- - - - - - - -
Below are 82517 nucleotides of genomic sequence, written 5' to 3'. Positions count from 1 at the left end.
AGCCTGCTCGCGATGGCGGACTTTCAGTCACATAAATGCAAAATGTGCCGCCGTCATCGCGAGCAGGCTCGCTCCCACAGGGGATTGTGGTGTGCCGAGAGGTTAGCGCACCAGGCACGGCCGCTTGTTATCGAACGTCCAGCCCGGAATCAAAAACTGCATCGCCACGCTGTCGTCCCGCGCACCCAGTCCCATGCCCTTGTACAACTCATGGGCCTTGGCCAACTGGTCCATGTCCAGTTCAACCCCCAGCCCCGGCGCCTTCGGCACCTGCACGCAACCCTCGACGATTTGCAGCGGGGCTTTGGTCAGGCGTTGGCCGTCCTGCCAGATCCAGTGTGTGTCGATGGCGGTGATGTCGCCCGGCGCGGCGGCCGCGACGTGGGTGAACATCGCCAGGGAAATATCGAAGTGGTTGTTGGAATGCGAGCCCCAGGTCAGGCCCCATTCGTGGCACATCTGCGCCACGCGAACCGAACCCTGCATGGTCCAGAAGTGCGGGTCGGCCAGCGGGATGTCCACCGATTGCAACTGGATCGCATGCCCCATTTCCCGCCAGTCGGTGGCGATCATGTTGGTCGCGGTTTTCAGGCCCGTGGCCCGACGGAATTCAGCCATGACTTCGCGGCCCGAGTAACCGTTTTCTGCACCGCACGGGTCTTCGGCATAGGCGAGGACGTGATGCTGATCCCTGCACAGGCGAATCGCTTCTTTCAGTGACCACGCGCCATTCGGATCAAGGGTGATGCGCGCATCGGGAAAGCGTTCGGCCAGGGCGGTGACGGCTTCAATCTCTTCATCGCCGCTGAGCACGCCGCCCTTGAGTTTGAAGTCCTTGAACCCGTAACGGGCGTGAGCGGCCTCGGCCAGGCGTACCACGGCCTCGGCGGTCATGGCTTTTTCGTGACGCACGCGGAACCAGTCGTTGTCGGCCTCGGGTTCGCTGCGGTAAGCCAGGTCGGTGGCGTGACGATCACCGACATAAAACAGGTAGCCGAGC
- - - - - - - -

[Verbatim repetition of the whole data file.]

Below are 82517 nucleotides of genomic sequence, written 5' to 3'. Positions count from 1 at the left end.
AGCCTGCTCGCGATGGCGGACTTTCAGTCACATAAATGCAAAATGTGCCGCCGTCATCGCGAGCAGGCTCGCTCCCACAGGGGATTGTGGTGTGCCGAGAGGTTAGCGCACCAGGCACGGCCGCTTGTTATCGAACGTCCAGCCCGGAATCAAAAACTGCATCGCCACGCTGTCGTCCCGCGCACCCAGTCCCATGCCCTTGTACAACTCATGGGCCTTGGCCAACTGGTCCATGTCCAGTTCAACCCCCAGCCCCGGCGCCTTCGGCACCTGCACGCAACCCTCGACGATTTGCAGCGGGGCTTTGGTCAGGCGTTGGCCGTCCTGCCAGATCCAGTGTGTGTCGATGGCGGTGATGTCGCCCGGCGCGGCGGCCGCGACGTGGGTGAACATCGCCAGGGAAATATCGAAGTGGTTGTTGGAATGCGAGCCCCAGGTCAGGCCCCATTCGTGGCACATCTGCGCCACGCGAACCGAACCCTGCATGGTCCAGAAGTGCGGGTCGGCCAGCGGGATGTCCACCGATTGCAACTGGATCGCATGCCCCATTTCCCGCCAGTCGGTGGCGATCATGTTGGTCGCGGTTTTCAGGCCCGTGGCCCGACGGAATTCAGCCATGACTTCGCGGCCCGAGTAACCGTTTTCTGCACCGCACGGGTCTTCGGCATAGGCGAGGACGTGATGCTGATCCCTGCACAGGCGAATCGCTTCTTTCAGTGACCACGCGCCATTCGGATCAAGGGTGATGCGCGCATCGGGAAAGCGTTCGGCCAGGGCGGTGACGGCTTCAATCTCTTCATCGCCGCTGAGCACGCCGCCCTTGAGTTTGAAGTCCTTGAACCCGTAACGGGCGTGAGCGGCCTCGGCCAGGCGTACCACGGCCTCGGCGGTCATGGCTTTTTCGTGACGCACGCGGAACCAGTCGTTGTCGGCCTCGGGTTCGCTGCGGTAAGCCAGGTCGGTGGCGTGACGATCACCGACATAAAACAGGTAGCCGAGC